Food crisis again in the spotlight
In its latest report, the UN's Food and Agriculture Organization (FAO) has warned that Bangladesh is suffering from "severe localised food insecurity" owing to a number of factors including economic constraints, floods, high prices of major food items, etc. Poverty has risen too, it said, meaning that people's ability to buy food, even if it's available, has taken a severe hit. Having lived through such sobering assessments and forecasts for the better part of a year, we are hardly surprised by the FAO report. There is nothing remarkable except perhaps the recurring nature of these problems, and their seemly inexhaustible capacity to exacerbate one another. One thing is evident, though: Unless we change how we are approaching these problems, their effects will continue to be felt long after any end to the Russia-Ukraine war, despite what state officials tell us.
A food crisis is, of course, the most pressing concern right now. It's important to expand the definition of food crisis to include factors other than nonavailability of food – such as an artificial crisis caused by exorbitant prices, and people's inability to buy. Bangladesh, from that perspective, is already having a crisis, with the poor hit particularly hard, as various studies suggest. It will be easy, and justified to some extent, to blame the government for all these, but it will be unfair to think the blame lies with it only. Perhaps a more accurate portrayal is one in which the government is both an architect and a victim of the present crisis, as it is allowing pre-existing governance issues or "legacy issues", as some experts called it, to mar its response to external challenges like the impacts of climate change and the war.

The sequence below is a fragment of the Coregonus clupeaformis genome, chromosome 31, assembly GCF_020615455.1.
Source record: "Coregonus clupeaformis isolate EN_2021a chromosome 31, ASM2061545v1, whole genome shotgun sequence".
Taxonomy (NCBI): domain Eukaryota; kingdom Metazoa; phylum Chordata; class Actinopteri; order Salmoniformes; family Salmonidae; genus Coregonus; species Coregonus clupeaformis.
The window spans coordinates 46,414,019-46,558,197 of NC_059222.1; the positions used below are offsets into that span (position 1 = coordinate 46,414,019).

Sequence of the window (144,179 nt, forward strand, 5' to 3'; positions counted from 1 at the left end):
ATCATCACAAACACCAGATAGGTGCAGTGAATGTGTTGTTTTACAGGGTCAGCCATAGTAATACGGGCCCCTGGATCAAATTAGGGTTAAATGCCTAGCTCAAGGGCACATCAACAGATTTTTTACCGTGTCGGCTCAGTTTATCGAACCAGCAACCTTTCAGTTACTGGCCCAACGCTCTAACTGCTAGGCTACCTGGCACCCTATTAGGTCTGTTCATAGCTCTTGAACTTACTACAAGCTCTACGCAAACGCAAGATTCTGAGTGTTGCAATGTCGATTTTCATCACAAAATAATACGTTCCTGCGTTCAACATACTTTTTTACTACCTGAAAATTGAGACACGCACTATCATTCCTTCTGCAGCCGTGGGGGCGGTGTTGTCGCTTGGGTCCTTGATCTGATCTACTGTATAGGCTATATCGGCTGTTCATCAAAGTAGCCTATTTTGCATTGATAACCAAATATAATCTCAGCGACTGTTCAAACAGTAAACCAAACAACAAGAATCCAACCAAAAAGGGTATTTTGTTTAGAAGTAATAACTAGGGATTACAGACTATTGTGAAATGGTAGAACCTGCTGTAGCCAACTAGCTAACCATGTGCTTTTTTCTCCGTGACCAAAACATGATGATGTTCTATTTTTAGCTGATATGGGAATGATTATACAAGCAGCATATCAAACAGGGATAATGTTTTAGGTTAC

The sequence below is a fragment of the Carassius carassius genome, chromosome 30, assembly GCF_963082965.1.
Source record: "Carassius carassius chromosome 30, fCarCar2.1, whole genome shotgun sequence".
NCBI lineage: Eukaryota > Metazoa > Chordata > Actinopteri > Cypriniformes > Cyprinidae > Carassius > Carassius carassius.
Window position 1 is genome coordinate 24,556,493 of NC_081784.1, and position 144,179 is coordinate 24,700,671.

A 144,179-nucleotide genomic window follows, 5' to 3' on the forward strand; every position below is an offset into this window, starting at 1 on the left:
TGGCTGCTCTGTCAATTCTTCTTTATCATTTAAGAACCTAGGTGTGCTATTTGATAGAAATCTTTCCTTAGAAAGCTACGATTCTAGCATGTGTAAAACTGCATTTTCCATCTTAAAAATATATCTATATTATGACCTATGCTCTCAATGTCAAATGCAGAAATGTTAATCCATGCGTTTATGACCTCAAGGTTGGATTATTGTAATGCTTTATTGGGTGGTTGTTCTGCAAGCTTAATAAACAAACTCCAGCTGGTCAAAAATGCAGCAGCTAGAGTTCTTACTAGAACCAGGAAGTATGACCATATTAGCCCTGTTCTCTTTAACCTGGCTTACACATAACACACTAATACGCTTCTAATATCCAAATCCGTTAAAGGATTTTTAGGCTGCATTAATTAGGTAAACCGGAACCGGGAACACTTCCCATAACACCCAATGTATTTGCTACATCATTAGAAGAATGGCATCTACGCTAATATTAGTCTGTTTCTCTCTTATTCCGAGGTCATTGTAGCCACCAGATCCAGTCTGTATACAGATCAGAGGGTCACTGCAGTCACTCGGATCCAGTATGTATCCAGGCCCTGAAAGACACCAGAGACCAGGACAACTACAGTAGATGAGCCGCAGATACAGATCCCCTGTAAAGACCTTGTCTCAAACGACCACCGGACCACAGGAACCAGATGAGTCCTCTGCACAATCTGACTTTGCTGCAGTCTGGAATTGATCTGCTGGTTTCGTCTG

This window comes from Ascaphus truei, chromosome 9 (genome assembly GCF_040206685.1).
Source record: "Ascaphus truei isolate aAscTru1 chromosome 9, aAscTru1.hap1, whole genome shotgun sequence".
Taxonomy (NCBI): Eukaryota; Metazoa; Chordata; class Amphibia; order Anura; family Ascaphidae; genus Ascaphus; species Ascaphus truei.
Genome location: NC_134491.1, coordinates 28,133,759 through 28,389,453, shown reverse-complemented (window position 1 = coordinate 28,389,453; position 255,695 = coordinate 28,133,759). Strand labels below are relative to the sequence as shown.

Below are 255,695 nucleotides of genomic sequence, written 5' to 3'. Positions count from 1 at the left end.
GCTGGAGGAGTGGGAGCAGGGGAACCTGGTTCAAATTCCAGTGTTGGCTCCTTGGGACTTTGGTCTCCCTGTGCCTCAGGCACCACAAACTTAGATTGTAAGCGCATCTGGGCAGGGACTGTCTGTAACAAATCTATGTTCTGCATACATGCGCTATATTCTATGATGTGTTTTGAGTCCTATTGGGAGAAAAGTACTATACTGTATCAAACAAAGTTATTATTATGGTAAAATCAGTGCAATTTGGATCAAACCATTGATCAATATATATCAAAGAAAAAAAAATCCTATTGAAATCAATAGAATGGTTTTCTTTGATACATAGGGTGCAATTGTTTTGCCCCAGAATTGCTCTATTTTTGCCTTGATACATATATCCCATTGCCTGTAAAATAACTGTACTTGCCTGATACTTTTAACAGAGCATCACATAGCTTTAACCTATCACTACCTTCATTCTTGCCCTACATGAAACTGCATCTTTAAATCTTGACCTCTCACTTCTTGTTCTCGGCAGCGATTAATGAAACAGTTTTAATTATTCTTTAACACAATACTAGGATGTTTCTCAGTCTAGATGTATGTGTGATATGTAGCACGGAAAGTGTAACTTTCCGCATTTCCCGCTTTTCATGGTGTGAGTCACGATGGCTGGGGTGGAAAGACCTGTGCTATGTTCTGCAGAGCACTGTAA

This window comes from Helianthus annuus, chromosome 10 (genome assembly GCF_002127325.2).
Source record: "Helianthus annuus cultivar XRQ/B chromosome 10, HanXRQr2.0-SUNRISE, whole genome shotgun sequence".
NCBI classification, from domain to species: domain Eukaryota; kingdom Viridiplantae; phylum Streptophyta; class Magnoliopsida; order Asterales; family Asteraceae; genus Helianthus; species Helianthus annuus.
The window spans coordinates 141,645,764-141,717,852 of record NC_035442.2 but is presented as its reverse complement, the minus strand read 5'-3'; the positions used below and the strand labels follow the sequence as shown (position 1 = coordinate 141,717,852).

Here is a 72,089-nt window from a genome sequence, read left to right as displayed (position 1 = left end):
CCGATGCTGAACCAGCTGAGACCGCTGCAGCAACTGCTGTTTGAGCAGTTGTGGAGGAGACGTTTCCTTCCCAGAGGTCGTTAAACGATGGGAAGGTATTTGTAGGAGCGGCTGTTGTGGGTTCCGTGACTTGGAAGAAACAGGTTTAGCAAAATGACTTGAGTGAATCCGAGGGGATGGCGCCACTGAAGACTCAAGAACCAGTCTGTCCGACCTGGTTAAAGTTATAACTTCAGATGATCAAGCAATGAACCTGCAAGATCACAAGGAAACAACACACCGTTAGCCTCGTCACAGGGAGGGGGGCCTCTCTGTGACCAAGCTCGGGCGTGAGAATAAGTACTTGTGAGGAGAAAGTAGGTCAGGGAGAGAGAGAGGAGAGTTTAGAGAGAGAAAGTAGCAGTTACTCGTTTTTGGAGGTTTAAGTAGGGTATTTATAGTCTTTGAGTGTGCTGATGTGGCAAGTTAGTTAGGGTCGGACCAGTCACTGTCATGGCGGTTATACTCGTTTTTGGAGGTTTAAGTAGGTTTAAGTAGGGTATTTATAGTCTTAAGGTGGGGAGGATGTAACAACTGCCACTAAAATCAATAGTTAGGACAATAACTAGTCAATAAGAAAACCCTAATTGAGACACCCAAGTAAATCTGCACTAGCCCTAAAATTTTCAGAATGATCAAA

In case of the food crisis, one may ask: Why are we still paying "wartime prices" when global prices are falling? That was the subject of a recent report that showed that consumers in Bangladesh are having to pay as before despite steadily declining global prices, as imports of some major food commodities, including wheat and sugar, have slowed over the last few months. According to the FAO's price index, global food prices eased further in November. But because of falling imports and lack of efforts to adjust domestic prices, citizens continue to suffer. The government can blame the prevailing dollar and gas crises, as well as harvest setbacks caused by flooding, but it must look inward to know what made us so vulnerable to external shocks in the first place. Why is there still no functional monitoring system to check market manipulations? Where's the urgency to minimise people's sufferings?
To address the lingering food insecurity, the government must remove barriers to maximising food production, normalise food imports, prevent wastage in domestic food supply chains, punish greedy intermediaries and orchestrators of crisis, and most importantly, take steps to improve people's purchasing ability. It must address poor governance in the economic sector, which made us vulnerable in the first place.